Two things that were striking in reading local news in Puerto Rico while we were there:

One of the dominant stories was Rumsfeld’s much-anticipated list of base closings, which Puerto Rico’s Buchanan ultimately escaped. What generally goes unstated in news write-ups of the process by which base closing decisions are made is what all the major players – the Secretary of Defense and his commissi on, the President, the US House, and the US Senate – have in common: no one in Puerto Rico gets to vote for them, or for the people who appointed them. While it goes without saying in local papers, it’s striking from an outsider’s perspective, and deeply problematic from a Heldian perspective that understands democracy as a measure of control over the decisions which shape one’s life, though arguably no more so than the situation of groups like the poor in the continental US who – largely – have the formal franchise but face significant obstacles to political mobilization and to getting a hearing from economic elites, or of the people’s of other countries which while not US territories are drastically affected by policies of the US government and its delegates over which they have no form of democratic control.

The other dominant story was an intensifying showdown between the territory’s Popular Democratic Party Governor and its New Progressive Party-controlled legislature over the Governor’s Cabinet appointments, especially his appointee for Secretary of State, whom the legislature voted down but who began serving in the job anyway. What was really striking to me as an outsider to Puerto Rican politics, but almost as true of coverage of the struggle over judicial appointments in the US Congress, is the total suffocation of any kind of issue background by horse race coverage – that is, speculations about who’s winning. Over five days of reading articles about this fight, I was unable to find a single sentence discussing the ideologies of any of these appointees or the issues at the heart of the power struggle. I know that Governor Acevedo Vila thinks Pont would be an excellent Secretary of State, and that NPP leaders think she’d be terrible, but I honestly could only guess what the areas of contention are. Seriously, if you know, I’m pretty curious at this point. And I doubt I’m the only one. Meanwhile, pundits in the continental US complaining about how boring the filibuster fight is to the American public should consider why the very real ideological issues driving forward the collision – like the power of the American people to harness government to pursue racial and economic justice – have been sidelined in the presentation of that fight.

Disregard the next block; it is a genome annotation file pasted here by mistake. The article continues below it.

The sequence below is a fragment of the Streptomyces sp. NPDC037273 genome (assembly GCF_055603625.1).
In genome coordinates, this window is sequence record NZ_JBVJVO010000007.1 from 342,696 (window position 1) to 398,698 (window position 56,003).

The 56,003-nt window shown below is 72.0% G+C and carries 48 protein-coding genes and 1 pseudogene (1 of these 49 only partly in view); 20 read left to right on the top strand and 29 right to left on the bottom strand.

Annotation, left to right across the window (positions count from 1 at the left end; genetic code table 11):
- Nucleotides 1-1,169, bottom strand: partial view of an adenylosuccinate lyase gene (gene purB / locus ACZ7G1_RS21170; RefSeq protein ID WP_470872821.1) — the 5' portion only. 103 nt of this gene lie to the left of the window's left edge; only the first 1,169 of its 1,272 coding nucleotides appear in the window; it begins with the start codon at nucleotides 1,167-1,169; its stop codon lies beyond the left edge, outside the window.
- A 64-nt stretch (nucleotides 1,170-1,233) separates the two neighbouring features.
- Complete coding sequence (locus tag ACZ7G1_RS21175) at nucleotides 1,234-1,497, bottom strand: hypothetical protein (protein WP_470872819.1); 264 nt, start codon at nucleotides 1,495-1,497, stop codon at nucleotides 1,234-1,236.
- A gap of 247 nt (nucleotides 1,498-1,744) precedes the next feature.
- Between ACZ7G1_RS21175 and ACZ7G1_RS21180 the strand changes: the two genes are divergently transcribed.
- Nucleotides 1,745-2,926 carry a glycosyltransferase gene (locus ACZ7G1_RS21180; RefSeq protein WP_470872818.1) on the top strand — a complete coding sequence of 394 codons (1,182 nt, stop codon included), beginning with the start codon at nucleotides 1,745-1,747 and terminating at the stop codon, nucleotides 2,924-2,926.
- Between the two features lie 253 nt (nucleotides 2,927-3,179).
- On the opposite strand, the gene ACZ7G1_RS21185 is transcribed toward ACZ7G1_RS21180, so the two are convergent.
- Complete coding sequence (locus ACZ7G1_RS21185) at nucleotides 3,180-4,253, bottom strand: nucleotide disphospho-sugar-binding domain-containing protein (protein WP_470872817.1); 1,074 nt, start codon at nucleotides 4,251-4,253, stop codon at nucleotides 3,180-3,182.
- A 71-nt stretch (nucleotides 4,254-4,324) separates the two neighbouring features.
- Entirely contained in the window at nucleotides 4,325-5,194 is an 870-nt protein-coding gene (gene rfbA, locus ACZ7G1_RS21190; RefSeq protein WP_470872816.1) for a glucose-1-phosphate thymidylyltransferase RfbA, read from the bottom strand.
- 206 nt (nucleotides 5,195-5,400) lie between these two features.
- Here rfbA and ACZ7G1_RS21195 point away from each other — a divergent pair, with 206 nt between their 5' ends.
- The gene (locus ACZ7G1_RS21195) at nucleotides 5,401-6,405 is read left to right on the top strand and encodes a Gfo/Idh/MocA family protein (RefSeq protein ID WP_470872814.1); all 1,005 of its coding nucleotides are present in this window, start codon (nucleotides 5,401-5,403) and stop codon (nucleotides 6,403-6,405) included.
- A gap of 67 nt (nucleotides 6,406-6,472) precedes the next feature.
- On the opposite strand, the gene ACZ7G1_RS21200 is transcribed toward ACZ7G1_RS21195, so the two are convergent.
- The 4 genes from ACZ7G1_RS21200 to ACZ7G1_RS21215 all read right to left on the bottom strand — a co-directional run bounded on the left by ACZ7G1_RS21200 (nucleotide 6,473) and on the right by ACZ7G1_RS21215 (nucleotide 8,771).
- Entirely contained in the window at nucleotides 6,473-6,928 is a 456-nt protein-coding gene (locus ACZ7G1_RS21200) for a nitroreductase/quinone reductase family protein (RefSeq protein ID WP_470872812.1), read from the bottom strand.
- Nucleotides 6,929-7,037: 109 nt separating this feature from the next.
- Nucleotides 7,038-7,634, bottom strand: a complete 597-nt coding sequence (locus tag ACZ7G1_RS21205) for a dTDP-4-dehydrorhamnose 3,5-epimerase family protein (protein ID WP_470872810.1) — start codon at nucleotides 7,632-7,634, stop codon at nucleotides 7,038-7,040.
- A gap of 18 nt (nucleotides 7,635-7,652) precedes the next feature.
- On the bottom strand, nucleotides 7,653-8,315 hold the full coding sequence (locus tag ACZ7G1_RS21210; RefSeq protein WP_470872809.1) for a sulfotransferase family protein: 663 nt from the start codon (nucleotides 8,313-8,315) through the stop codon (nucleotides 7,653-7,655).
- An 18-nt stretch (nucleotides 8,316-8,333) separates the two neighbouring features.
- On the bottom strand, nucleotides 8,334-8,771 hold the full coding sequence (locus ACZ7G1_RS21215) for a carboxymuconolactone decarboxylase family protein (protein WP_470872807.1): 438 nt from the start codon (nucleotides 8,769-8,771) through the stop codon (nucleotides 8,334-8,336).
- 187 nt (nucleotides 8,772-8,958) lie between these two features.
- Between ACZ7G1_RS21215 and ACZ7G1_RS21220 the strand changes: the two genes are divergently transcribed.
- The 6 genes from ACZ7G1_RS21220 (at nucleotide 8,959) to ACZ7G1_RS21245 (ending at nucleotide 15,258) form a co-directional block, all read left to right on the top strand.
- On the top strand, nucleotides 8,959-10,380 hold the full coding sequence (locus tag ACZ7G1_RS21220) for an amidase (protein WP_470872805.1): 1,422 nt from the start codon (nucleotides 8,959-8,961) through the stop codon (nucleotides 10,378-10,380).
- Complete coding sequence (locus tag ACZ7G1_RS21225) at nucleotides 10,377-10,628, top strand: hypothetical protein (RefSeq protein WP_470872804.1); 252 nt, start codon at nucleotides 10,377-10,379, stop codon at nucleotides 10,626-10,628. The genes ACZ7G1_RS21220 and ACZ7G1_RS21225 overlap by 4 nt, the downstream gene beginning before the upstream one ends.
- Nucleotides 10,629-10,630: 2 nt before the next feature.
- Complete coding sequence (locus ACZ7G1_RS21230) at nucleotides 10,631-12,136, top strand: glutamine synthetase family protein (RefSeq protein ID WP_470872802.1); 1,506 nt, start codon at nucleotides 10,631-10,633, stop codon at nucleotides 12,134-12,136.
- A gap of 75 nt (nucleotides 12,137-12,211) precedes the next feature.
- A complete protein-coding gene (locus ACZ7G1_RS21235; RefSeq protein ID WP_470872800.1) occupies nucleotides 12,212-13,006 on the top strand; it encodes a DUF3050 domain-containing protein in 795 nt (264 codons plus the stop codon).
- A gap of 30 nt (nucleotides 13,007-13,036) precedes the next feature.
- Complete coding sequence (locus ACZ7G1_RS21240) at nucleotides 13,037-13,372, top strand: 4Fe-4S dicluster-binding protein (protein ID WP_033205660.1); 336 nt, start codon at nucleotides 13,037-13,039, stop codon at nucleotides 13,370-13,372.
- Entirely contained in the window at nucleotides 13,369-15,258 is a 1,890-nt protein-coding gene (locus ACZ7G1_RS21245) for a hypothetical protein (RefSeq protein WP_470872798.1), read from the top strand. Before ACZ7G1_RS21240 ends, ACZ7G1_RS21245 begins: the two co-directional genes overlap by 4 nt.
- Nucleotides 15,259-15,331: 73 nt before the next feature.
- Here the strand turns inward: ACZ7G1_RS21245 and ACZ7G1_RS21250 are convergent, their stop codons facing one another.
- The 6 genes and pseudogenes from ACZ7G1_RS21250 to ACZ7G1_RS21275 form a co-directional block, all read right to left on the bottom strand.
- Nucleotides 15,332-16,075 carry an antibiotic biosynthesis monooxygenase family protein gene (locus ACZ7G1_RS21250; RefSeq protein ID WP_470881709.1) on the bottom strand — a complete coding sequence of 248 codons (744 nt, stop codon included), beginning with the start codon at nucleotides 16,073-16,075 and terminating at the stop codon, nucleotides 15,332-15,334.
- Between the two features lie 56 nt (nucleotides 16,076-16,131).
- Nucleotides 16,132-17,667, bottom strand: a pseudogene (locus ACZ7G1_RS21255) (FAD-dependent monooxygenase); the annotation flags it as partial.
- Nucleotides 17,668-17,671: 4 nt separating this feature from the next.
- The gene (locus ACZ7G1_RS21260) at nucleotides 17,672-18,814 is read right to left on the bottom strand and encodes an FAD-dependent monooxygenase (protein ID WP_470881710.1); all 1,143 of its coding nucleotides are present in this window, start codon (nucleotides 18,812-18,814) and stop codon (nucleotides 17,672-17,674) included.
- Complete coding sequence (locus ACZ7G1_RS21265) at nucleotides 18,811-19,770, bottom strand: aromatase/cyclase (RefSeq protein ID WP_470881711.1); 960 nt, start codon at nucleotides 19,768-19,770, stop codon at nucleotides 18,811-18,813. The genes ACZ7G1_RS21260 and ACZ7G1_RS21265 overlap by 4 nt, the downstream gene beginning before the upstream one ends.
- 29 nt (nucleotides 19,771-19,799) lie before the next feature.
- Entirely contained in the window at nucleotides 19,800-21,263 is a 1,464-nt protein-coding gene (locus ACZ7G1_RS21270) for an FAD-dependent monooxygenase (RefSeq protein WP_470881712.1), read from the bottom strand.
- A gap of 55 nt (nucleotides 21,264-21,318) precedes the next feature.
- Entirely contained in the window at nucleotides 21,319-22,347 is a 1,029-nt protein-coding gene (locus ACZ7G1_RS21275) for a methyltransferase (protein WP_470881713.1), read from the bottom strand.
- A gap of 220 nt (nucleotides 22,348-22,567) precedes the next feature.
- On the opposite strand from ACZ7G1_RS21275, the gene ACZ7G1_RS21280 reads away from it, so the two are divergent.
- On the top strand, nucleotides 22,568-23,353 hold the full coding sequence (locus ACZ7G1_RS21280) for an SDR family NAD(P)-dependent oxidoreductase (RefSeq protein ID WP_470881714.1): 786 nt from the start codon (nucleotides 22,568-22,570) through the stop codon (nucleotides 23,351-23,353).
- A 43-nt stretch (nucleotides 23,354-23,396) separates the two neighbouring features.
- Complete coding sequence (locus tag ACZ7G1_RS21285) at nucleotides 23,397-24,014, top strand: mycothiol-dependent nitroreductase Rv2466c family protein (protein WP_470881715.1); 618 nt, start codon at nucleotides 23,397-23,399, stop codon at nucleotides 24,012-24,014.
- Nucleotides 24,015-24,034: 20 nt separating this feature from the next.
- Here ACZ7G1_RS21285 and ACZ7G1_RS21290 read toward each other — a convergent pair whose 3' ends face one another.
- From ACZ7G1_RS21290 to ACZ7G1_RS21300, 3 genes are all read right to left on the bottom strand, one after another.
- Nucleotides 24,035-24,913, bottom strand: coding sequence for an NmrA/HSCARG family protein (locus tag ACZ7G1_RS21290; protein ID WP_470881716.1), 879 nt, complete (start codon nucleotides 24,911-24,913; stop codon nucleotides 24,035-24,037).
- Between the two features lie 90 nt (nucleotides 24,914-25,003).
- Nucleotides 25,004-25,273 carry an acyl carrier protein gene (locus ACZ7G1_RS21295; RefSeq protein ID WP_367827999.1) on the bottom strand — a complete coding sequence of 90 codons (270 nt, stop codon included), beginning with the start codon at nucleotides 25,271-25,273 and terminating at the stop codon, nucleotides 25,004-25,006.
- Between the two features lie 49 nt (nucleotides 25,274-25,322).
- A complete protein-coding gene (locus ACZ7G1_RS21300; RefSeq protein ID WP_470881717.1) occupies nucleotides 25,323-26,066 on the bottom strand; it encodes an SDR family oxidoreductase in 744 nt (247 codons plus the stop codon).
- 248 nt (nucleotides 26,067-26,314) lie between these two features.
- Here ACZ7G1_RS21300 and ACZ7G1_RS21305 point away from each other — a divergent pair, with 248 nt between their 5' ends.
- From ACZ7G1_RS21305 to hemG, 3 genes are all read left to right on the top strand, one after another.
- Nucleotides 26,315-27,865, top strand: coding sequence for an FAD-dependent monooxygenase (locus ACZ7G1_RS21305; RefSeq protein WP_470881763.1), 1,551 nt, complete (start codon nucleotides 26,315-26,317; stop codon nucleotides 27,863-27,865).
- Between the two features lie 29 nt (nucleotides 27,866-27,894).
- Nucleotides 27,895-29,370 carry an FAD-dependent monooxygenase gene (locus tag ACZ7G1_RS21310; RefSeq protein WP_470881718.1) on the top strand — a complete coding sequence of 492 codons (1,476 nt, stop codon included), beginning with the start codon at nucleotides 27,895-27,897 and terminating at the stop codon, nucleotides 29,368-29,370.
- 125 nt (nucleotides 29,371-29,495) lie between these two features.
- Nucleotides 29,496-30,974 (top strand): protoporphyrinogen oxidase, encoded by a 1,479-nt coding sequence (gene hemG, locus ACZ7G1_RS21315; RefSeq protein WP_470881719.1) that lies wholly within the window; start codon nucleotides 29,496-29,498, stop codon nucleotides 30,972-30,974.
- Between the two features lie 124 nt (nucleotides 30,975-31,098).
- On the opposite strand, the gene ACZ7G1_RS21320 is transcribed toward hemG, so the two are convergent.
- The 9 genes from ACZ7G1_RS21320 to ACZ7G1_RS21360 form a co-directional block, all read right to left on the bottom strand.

From the Times:

This island, it is safe to say, hates capital punishment. It has not had an execution since 1927. It outlawed the practice two years later and wrote this antipathy into its Constitution in 1952: “The death penalty shall not exist.” That is why a federal trial here, in which the Justice Department is seeking the execution of two men accused of kidnapping and murder, has left many Puerto Ricans baffled and angry.

Local politicians, members of the legal establishment, scholars and ordinary
residents have denounced the trial, now in its second week. They call it a betrayal of the island’s autonomy, culture and law, in particular its Constitution, which Congress approved in 1952 as part of the compact that created Puerto Rico’s unusual and frequently uneasy association with the United States mainland. Not even relentless daily testimony about the gory crime – the kidnapped man was shot and dismembered – has softened the outrage voiced by many here. . .

“If the people of Puerto Rico decide that capital punishment cannot be used, even in federal prosecutions, it is against the Compact of 1952,” Mr.D├ívila Toro said. “How can I explain that my Constitution is not respected by the nation that teaches us how to live in a democracy?”

Wouldn’t want to let the colonies make the rest of us look bad, now would we?